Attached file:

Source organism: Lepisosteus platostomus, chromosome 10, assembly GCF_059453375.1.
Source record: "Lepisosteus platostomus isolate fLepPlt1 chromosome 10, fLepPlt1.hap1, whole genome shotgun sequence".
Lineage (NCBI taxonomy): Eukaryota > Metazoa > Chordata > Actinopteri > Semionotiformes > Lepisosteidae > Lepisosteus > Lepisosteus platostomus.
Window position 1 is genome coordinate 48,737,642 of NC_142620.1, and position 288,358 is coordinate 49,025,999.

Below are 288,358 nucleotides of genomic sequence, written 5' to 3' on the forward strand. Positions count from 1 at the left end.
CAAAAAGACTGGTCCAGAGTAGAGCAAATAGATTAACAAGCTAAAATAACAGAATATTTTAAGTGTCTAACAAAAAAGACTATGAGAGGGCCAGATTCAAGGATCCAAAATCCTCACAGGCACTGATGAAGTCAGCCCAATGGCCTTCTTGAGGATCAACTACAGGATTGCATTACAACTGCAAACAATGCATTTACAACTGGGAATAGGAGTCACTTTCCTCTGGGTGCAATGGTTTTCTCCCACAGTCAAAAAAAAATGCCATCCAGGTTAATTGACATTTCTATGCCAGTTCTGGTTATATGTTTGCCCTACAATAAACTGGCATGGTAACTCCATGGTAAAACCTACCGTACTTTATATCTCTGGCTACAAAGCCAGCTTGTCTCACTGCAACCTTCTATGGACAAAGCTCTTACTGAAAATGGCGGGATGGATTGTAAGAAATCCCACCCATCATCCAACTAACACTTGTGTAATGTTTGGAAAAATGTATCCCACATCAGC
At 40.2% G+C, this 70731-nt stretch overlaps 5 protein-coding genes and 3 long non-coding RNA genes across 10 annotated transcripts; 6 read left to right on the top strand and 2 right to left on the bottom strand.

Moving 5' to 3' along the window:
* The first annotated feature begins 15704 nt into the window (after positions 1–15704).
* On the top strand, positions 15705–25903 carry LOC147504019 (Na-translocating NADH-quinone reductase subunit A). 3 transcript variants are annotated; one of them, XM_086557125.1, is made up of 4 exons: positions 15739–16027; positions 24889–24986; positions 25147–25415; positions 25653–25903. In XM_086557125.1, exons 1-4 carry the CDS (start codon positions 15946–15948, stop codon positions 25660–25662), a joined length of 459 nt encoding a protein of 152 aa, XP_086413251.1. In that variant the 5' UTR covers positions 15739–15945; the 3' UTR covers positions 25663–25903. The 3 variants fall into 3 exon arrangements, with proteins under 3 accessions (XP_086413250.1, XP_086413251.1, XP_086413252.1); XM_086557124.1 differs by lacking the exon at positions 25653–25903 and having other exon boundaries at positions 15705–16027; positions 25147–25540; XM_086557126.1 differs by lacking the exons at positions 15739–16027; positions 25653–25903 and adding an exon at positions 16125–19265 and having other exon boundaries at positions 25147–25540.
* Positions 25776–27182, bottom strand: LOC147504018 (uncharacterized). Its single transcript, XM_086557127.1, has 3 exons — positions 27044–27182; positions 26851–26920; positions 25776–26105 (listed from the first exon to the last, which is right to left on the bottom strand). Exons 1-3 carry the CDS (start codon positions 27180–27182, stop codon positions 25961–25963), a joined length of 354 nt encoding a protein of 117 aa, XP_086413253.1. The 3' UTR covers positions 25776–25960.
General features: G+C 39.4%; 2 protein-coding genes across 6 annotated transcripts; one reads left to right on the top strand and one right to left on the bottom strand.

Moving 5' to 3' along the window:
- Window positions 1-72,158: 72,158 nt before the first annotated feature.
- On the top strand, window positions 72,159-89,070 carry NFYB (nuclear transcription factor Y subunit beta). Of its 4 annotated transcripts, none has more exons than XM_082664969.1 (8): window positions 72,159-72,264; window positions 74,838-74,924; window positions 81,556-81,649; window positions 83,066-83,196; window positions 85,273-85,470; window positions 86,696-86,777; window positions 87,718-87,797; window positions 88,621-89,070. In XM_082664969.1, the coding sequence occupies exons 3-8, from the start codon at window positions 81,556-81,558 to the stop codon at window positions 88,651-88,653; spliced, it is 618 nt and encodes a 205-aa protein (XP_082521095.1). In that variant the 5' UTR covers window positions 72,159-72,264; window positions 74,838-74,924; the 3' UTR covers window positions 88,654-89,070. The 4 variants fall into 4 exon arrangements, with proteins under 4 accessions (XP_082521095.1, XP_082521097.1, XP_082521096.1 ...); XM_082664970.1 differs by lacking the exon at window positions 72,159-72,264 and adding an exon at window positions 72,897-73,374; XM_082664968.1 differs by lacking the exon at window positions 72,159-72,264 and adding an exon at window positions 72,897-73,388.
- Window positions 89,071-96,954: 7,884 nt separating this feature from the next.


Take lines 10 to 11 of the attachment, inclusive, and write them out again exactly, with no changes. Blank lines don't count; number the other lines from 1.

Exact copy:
* On the top strand, positions 15705–25903 carry LOC147504019 (Na-translocating NADH-quinone reductase subunit A). 3 transcript variants are annotated; one of them, XM_086557125.1, is made up of 4 exons: positions 15739–16027; positions 24889–24986; positions 25147–25415; positions 25653–25903. In XM_086557125.1, exons 1-4 carry the CDS (start codon positions 15946–15948, stop codon positions 25660–25662), a joined length of 459 nt encoding a protein of 152 aa, XP_086413251.1. In that variant the 5' UTR covers positions 15739–15945; the 3' UTR covers positions 25663–25903. The 3 variants fall into 3 exon arrangements, with proteins under 3 accessions (XP_086413250.1, XP_086413251.1, XP_086413252.1); XM_086557124.1 differs by lacking the exon at positions 25653–25903 and having other exon boundaries at positions 15705–16027; positions 25147–25540; XM_086557126.1 differs by lacking the exons at positions 15739–16027; positions 25653–25903 and adding an exon at positions 16125–19265 and having other exon boundaries at positions 25147–25540.
* Positions 25776–27182, bottom strand: LOC147504018 (uncharacterized). Its single transcript, XM_086557127.1, has 3 exons — positions 27044–27182; positions 26851–26920; positions 25776–26105 (listed from the first exon to the last, which is right to left on the bottom strand). Exons 1-3 carry the CDS (start codon positions 27180–27182, stop codon positions 25961–25963), a joined length of 354 nt encoding a protein of 117 aa, XP_086413253.1. The 3' UTR covers positions 25776–25960.